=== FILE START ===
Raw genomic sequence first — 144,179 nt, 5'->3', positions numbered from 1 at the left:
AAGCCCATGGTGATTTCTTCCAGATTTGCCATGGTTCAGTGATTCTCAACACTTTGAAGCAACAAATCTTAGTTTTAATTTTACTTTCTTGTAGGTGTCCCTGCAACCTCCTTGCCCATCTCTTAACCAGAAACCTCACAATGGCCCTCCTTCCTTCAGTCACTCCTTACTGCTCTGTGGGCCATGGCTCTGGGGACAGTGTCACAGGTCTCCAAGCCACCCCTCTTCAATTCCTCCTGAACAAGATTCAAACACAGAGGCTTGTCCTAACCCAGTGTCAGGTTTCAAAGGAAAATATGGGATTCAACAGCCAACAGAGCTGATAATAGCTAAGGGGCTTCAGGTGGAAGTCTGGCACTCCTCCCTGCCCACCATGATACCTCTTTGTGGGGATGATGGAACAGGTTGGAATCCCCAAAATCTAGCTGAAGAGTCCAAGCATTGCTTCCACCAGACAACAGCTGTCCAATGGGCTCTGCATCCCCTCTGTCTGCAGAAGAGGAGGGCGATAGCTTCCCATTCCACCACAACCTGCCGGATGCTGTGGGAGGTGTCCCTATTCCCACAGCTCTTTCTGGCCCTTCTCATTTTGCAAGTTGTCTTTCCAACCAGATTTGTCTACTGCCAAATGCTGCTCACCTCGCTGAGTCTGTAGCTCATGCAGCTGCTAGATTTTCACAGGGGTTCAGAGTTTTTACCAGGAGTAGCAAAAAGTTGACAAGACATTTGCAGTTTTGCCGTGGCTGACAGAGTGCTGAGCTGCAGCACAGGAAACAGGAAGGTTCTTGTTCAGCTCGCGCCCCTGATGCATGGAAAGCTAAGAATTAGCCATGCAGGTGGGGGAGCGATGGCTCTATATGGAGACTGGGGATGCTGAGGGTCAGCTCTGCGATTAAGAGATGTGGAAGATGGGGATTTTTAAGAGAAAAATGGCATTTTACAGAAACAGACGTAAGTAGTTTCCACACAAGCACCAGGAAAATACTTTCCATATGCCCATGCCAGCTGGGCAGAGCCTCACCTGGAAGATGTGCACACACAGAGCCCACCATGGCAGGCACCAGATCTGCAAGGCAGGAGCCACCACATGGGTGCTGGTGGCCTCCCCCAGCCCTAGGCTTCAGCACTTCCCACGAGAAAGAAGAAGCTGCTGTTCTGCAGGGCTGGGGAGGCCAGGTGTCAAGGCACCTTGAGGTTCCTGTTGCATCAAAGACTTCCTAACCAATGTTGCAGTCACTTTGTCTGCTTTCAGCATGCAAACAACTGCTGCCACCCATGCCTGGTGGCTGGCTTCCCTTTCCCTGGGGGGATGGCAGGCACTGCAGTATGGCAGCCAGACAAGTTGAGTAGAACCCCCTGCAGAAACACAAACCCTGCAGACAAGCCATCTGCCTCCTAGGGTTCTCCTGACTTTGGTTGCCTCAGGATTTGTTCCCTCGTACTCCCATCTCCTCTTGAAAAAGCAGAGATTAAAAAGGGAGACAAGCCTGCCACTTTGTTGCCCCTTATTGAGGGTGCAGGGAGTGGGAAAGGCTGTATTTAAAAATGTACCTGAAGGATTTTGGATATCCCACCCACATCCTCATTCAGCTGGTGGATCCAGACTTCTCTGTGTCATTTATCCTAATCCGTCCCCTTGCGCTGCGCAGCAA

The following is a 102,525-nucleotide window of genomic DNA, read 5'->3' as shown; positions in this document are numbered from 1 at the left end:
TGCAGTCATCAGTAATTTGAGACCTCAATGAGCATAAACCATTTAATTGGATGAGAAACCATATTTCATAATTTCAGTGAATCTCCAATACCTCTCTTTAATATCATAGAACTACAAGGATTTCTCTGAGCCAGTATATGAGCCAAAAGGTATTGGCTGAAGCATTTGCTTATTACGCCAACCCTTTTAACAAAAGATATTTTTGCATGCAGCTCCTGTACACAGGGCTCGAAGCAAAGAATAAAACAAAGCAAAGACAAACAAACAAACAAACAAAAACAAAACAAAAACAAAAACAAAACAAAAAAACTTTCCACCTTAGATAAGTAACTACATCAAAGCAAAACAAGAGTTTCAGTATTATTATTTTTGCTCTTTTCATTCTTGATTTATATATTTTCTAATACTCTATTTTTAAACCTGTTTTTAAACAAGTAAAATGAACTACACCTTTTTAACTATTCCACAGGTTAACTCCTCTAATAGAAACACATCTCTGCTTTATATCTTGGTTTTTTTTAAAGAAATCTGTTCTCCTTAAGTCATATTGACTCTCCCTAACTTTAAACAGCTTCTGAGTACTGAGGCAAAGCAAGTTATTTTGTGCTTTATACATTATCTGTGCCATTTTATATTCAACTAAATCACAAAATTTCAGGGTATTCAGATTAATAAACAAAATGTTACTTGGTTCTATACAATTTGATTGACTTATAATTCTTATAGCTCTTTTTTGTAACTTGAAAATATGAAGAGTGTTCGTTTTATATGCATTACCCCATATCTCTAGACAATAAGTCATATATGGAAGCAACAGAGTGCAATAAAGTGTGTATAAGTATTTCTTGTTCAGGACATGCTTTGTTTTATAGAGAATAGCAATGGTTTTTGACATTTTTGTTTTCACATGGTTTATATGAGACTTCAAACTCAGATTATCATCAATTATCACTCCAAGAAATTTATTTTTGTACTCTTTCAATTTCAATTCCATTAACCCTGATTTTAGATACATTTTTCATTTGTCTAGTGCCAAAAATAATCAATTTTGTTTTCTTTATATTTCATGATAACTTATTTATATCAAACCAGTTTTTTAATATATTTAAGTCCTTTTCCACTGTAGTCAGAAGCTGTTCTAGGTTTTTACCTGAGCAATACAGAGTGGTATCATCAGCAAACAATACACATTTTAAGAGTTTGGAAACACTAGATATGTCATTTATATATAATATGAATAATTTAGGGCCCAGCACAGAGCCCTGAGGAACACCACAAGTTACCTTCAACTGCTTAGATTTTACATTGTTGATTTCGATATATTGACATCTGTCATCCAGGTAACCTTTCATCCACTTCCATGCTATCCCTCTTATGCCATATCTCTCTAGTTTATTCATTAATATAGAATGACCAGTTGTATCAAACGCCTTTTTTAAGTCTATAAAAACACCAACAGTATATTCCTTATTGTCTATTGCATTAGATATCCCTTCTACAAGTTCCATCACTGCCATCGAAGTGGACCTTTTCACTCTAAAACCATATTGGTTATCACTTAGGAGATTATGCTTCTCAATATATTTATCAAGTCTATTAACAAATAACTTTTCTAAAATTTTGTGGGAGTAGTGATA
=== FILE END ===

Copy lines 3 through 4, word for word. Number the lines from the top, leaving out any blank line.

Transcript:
The following is a 102,525-nucleotide window of genomic DNA, read 5'->3' as shown; positions in this document are numbered from 1 at the left end:
TGCAGTCATCAGTAATTTGAGACCTCAATGAGCATAAACCATTTAATTGGATGAGAAACCATATTTCATAATTTCAGTGAATCTCCAATACCTCTCTTTAATATCATAGAACTACAAGGATTTCTCTGAGCCAGTATATGAGCCAAAAGGTATTGGCTGAAGCATTTGCTTATTACGCCAACCCTTTTAACAAAAGATATTTTTGCATGCAGCTCCTGTACACAGGGCTCGAAGCAAAGAATAAAACAAAGCAAAGACAAACAAACAAACAAACAAAAACAAAACAAAAACAAAAACAAAACAAAAAAACTTTCCACCTTAGATAAGTAACTACATCAAAGCAAAACAAGAGTTTCAGTATTATTATTTTTGCTCTTTTCATTCTTGATTTATATATTTTCTAATACTCTATTTTTAAACCTGTTTTTAAACAAGTAAAATGAACTACACCTTTTTAACTATTCCACAGGTTAACTCCTCTAATAGAAACACATCTCTGCTTTATATCTTGGTTTTTTTTAAAGAAATCTGTTCTCCTTAAGTCATATTGACTCTCCCTAACTTTAAACAGCTTCTGAGTACTGAGGCAAAGCAAGTTATTTTGTGCTTTATACATTATCTGTGCCATTTTATATTCAACTAAATCACAAAATTTCAGGGTATTCAGATTAATAAACAAAATGTTACTTGGTTCTATACAATTTGATTGACTTATAATTCTTATAGCTCTTTTTTGTAACTTGAAAATATGAAGAGTGTTCGTTTTATATGCATTACCCCATATCTCTAGACAATAAGTCATATATGGAAGCAACAGAGTGCAATAAAGTGTGTATAAGTATTTCTTGTTCAGGACATGCTTTGTTTTATAGAGAATAGCAATGGTTTTTGACATTTTTGTTTTCACATGGTTTATATGAGACTTCAAACTCAGATTATCATCAATTATCACTCCAAGAAATTTATTTTTGTACTCTTTCAATTTCAATTCCATTAACCCTGATTTTAGATACATTTTTCATTTGTCTAGTGCCAAAAATAATCAATTTTGTTTTCTTTATATTTCATGATAACTTATTTATATCAAACCAGTTTTTTAATATATTTAAGTCCTTTTCCACTGTAGTCAGAAGCTGTTCTAGGTTTTTACCTGAGCAATACAGAGTGGTATCATCAGCAAACAATACACATTTTAAGAGTTTGGAAACACTAGATATGTCATTTATATATAATATGAATAATTTAGGGCCCAGCACAGAGCCCTGAGGAACACCACAAGTTACCTTCAACTGCTTAGATTTTACATTGTTGATTTCGATATATTGACATCTGTCATCCAGGTAACCTTTCATCCACTTCCATGCTATCCCTCTTATGCCATATCTCTCTAGTTTATTCATTAATATAGAATGACCAGTTGTATCAAACGCCTTTTTTAAGTCTATAAAAACACCAACAGTATATTCCTTATTGTCTATTGCATTAGATATCCCTTCTACAAGTTCCATCACTGCCATCGAAGTGGACCTTTTCACTCTAAAACCATATTGGTTATCACTTAGGAGATTATGCTTCTCAATATATTTATCAAGTCTATTAACAAATAACTTTTCTAAAATTTTGTGGGAGTAGTGATA